It’s almost hard to remember the travel world before the pandemic, or why travel is so beneficial in light of COVID. But it is. And it can be safer and maybe even better than before. If we go informed, and more adaptive, flexible and patient.
By Deborah Sanborn | Outpost Travel Health
It’s almost hard to remember a travel world before the pandemic. Or to remember why travel is so beneficial to the world and the human community, when it’s been responsible for transporting a dangerous microbe across the planet that has left so much destruction and grief. (It’s almost incomprehensible how we can be so vulnerable to something so minute — but maybe that’s just human ego talking.)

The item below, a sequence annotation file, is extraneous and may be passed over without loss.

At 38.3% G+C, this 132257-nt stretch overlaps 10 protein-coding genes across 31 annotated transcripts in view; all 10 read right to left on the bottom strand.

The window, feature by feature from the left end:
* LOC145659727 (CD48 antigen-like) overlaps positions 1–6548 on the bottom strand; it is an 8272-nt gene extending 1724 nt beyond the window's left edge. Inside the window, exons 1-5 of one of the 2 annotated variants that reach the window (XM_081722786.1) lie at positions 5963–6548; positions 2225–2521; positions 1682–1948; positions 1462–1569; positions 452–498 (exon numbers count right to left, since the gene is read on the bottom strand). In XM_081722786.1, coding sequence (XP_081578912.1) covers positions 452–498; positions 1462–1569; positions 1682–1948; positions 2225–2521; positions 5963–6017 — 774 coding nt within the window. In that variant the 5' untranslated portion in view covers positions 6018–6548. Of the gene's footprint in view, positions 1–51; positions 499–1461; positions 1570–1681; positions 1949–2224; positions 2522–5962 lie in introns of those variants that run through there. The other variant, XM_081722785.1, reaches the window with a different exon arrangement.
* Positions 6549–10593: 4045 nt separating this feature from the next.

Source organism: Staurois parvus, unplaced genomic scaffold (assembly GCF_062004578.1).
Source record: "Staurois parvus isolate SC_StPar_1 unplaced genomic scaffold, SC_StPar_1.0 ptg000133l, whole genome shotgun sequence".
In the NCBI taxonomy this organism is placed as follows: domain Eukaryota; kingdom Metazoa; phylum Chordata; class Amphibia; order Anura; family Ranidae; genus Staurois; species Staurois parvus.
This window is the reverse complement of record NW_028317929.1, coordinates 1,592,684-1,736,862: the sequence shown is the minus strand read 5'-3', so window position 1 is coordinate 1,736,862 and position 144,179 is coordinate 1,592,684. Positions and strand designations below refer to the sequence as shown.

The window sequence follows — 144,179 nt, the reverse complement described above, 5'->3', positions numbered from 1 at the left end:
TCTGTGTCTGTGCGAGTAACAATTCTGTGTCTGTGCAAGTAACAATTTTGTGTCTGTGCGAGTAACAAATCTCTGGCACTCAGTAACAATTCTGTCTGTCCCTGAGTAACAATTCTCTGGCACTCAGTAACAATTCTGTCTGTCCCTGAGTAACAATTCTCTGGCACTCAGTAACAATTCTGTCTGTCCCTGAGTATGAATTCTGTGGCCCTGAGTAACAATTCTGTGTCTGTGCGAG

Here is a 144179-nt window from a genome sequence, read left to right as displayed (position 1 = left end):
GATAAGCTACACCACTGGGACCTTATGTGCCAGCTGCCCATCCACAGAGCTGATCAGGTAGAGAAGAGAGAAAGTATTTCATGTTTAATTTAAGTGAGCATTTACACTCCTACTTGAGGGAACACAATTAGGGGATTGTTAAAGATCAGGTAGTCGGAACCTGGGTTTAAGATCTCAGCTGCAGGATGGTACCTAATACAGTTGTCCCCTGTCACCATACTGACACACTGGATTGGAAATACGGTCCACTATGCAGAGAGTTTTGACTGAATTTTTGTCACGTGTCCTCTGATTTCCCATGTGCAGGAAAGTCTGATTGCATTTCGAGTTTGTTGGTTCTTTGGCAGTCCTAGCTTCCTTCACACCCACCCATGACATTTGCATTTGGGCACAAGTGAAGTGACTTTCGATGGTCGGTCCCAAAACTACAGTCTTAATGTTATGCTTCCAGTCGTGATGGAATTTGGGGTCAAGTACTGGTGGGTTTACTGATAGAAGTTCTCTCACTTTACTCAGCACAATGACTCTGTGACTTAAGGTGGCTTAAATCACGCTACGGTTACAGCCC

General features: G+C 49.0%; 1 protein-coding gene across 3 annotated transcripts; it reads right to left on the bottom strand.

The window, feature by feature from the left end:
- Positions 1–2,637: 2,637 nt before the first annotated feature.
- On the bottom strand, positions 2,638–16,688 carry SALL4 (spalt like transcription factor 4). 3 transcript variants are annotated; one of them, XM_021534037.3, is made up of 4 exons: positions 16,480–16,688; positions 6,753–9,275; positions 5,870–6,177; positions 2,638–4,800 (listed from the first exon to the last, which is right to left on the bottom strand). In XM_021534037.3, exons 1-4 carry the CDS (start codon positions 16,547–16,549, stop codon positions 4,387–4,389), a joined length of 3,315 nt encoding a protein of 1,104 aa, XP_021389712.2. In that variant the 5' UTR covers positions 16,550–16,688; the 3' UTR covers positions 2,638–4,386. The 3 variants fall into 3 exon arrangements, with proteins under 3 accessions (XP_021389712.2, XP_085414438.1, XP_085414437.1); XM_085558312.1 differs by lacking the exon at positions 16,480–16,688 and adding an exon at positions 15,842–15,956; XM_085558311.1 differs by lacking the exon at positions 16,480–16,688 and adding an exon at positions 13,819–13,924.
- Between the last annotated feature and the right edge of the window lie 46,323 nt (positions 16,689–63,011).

We’ve written lots over the years about travel health and safety, including about the vaccines that have always been on the roster of good health and responsible travel.
But COVID has changed everything — and not just because it’s infected every country, every region and every tribe on the planet. But because it’s a potent reminder that these kinds of disease threats never really go away (collectively, that is; individually, they can), that new ones always pop up — especially the more humans gather or interact — that all people are vulnerable, and that different parts of the world are more vulnerable for different (and often unfair) reasons — like the lack of access to good health care, or to preventatives like vaccines.
But at this point, like me, you likely know all this by now — that’s not new information, or particularly insightful.